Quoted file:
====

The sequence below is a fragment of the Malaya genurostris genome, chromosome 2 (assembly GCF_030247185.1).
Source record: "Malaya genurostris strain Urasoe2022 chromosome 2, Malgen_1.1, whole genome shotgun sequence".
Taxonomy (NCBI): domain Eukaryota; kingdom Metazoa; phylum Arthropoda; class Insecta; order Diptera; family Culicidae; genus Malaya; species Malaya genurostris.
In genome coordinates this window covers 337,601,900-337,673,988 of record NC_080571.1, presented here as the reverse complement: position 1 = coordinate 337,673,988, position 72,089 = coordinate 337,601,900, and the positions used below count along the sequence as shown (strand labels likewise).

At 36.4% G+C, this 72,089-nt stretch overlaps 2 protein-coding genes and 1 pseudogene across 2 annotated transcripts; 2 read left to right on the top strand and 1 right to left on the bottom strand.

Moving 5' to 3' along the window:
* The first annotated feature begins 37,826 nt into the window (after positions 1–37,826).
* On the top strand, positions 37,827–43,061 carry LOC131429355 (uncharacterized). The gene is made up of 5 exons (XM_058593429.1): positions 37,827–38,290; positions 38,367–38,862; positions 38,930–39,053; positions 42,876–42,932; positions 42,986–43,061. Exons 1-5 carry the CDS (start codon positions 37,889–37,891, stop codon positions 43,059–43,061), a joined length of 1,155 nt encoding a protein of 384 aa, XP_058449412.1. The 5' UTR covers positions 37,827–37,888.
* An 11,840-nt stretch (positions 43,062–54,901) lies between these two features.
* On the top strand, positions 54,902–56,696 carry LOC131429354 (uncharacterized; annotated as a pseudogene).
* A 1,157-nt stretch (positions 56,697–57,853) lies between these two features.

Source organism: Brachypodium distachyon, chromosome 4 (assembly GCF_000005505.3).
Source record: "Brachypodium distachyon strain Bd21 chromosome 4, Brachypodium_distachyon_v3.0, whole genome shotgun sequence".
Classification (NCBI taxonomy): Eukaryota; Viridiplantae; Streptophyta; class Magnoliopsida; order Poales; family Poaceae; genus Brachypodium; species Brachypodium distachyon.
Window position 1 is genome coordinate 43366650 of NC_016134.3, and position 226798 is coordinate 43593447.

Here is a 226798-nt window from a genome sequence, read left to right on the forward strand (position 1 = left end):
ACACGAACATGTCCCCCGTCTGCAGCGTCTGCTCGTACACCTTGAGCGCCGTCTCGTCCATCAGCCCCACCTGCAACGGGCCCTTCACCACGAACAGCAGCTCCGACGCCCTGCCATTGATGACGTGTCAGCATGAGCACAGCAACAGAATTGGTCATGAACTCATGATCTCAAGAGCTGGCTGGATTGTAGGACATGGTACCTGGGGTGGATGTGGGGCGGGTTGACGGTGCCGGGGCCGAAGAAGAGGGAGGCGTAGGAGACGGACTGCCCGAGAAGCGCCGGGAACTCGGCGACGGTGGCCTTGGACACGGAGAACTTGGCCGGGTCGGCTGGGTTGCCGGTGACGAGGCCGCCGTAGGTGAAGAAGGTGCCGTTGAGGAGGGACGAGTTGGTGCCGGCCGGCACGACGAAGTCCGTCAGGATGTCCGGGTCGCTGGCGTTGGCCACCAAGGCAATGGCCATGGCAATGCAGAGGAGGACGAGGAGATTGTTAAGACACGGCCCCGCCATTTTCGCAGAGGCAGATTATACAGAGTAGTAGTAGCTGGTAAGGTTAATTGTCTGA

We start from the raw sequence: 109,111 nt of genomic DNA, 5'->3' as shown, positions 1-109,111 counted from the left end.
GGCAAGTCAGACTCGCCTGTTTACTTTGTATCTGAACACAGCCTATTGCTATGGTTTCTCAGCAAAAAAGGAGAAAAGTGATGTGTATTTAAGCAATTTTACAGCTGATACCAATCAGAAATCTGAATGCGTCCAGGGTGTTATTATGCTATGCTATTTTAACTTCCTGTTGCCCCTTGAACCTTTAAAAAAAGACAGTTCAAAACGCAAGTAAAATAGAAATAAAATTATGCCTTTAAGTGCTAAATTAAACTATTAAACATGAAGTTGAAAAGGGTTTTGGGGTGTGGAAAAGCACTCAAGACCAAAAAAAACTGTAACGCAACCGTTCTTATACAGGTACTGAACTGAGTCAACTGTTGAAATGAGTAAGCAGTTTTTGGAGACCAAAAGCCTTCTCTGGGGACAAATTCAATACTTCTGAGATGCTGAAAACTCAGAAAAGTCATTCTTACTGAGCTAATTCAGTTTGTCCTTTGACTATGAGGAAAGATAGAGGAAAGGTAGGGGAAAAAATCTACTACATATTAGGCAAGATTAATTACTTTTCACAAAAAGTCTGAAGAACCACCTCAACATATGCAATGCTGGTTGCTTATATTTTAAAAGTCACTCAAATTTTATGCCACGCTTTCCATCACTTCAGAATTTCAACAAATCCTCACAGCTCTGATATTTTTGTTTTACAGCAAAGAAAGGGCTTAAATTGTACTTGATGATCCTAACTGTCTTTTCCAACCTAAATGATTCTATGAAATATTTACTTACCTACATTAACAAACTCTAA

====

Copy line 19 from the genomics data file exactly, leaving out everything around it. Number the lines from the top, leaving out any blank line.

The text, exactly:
GGCAAGTCAGACTCGCCTGTTTACTTTGTATCTGAACACAGCCTATTGCTATGGTTTCTCAGCAAAAAAGGAGAAAAGTGATGTGTATTTAAGCAATTTTACAGCTGATACCAATCAGAAATCTGAATGCGTCCAGGGTGTTATTATGCTATGCTATTTTAACTTCCTGTTGCCCCTTGAACCTTTAAAAAAAGACAGTTCAAAACGCAAGTAAAATAGAAATAAAATTATGCCTTTAAGTGCTAAATTAAACTATTAAACATGAAGTTGAAAAGGGTTTTGGGGTGTGGAAAAGCACTCAAGACCAAAAAAAACTGTAACGCAACCGTTCTTATACAGGTACTGAACTGAGTCAACTGTTGAAATGAGTAAGCAGTTTTTGGAGACCAAAAGCCTTCTCTGGGGACAAATTCAATACTTCTGAGATGCTGAAAACTCAGAAAAGTCATTCTTACTGAGCTAATTCAGTTTGTCCTTTGACTATGAGGAAAGATAGAGGAAAGGTAGGGGAAAAAATCTACTACATATTAGGCAAGATTAATTACTTTTCACAAAAAGTCTGAAGAACCACCTCAACATATGCAATGCTGGTTGCTTATATTTTAAAAGTCACTCAAATTTTATGCCACGCTTTCCATCACTTCAGAATTTCAACAAATCCTCACAGCTCTGATATTTTTGTTTTACAGCAAAGAAAGGGCTTAAATTGTACTTGATGATCCTAACTGTCTTTTCCAACCTAAATGATTCTATGAAATATTTACTTACCTACATTAACAAACTCTAA